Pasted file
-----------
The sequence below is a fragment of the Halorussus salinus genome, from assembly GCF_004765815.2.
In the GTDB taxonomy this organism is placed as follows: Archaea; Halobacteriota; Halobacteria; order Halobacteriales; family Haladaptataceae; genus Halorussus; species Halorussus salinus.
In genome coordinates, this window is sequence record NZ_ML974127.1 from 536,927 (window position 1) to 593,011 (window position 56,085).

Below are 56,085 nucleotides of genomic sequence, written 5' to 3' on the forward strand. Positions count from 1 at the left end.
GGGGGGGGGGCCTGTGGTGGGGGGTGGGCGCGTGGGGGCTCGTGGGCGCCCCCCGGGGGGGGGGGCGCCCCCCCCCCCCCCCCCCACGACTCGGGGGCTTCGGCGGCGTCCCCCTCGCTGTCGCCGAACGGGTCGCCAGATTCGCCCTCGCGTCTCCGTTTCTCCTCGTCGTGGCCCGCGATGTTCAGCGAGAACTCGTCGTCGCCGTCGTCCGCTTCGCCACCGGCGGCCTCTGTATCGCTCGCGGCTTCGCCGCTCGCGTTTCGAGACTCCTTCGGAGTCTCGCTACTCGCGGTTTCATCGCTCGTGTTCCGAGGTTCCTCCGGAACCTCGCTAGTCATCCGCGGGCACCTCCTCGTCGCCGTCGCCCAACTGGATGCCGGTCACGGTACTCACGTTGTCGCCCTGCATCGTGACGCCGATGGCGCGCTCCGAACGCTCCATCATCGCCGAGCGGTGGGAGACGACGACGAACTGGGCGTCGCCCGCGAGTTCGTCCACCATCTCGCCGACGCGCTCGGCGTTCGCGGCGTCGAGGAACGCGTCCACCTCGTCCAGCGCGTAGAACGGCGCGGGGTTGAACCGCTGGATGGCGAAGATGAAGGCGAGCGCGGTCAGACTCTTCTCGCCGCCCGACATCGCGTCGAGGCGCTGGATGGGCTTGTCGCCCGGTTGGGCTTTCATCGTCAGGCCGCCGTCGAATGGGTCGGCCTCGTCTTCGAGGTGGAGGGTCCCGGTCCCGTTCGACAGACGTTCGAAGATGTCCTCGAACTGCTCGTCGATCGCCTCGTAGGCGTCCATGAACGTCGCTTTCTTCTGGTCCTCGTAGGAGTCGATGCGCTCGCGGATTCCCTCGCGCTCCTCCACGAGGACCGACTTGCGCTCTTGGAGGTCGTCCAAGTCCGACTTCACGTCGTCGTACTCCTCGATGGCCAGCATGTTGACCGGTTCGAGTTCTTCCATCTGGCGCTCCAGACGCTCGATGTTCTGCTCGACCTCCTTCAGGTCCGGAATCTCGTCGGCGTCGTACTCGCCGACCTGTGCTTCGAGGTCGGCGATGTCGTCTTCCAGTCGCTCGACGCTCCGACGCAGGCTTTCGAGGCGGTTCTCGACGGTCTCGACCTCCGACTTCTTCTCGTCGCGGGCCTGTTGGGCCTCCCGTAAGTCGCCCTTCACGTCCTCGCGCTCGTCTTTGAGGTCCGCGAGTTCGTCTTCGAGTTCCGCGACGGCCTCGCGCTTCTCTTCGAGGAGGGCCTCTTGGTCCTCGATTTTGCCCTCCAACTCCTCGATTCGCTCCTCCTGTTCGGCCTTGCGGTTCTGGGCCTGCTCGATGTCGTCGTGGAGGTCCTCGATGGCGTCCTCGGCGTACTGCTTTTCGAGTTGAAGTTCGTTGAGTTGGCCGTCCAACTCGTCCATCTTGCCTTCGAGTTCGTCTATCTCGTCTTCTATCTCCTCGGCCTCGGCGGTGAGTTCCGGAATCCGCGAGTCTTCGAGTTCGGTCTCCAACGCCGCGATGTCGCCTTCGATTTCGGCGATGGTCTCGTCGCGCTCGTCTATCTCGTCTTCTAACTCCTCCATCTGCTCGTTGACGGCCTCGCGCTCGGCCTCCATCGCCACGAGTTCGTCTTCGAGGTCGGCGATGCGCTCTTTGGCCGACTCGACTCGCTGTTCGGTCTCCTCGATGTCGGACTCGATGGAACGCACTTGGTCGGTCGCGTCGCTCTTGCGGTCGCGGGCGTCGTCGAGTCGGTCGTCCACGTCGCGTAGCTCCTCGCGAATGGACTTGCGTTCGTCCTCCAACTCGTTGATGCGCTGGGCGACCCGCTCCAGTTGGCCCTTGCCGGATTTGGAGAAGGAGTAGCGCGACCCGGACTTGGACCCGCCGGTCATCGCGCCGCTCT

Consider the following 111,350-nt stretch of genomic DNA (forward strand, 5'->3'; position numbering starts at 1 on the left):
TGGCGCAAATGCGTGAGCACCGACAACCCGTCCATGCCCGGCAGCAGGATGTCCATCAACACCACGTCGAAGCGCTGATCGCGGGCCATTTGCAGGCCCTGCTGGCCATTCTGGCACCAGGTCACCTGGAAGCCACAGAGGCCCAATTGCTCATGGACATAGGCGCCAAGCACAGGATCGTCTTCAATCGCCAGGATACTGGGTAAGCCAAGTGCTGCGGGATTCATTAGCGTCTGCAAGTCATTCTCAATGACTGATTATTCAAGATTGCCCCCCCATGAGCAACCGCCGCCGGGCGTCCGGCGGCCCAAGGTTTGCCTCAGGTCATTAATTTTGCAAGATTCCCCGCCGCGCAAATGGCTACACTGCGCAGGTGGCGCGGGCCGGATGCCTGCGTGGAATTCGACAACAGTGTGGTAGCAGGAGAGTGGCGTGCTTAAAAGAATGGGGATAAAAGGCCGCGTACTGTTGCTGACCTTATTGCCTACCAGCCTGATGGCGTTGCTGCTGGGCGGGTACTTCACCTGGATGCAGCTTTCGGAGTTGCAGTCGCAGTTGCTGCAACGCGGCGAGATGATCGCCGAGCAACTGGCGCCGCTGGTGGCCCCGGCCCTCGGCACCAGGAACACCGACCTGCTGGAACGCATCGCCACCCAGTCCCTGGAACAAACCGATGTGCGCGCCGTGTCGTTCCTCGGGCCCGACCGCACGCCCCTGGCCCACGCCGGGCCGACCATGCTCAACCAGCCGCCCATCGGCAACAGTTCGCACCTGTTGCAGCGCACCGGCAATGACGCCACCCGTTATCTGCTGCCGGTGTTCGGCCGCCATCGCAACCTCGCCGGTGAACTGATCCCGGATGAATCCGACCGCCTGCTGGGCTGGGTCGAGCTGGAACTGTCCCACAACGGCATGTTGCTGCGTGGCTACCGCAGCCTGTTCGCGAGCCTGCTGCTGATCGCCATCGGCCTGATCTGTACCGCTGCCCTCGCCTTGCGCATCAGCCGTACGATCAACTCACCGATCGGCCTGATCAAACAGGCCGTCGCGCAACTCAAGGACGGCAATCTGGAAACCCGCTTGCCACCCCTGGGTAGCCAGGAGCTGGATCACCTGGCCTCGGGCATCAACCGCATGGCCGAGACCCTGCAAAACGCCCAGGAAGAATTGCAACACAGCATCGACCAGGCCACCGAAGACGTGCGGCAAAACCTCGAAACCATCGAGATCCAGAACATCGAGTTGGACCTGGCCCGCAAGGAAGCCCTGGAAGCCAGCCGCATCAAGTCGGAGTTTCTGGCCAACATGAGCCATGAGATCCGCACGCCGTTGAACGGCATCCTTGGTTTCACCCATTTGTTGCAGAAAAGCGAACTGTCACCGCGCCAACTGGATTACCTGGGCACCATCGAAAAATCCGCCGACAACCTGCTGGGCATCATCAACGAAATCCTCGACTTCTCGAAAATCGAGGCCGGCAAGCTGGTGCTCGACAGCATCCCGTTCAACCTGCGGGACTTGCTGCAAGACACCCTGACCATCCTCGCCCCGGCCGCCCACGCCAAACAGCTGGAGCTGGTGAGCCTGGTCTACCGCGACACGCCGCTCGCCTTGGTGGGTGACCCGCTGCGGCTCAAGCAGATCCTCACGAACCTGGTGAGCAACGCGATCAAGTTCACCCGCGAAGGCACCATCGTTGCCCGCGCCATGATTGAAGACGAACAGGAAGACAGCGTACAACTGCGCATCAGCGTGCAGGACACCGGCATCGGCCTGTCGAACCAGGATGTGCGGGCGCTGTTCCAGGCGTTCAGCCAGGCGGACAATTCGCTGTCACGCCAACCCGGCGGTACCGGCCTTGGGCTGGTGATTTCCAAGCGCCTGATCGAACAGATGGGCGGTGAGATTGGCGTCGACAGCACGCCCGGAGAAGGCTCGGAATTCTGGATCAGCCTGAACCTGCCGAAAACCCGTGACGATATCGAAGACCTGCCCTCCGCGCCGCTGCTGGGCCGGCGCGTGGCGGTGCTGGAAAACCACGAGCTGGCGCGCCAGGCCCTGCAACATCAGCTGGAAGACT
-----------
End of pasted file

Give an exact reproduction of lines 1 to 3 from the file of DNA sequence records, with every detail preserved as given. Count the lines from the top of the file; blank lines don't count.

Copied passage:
The sequence below is a fragment of the Halorussus salinus genome, from assembly GCF_004765815.2.
In the GTDB taxonomy this organism is placed as follows: Archaea; Halobacteriota; Halobacteria; order Halobacteriales; family Haladaptataceae; genus Halorussus; species Halorussus salinus.
In genome coordinates, this window is sequence record NZ_ML974127.1 from 536,927 (window position 1) to 593,011 (window position 56,085).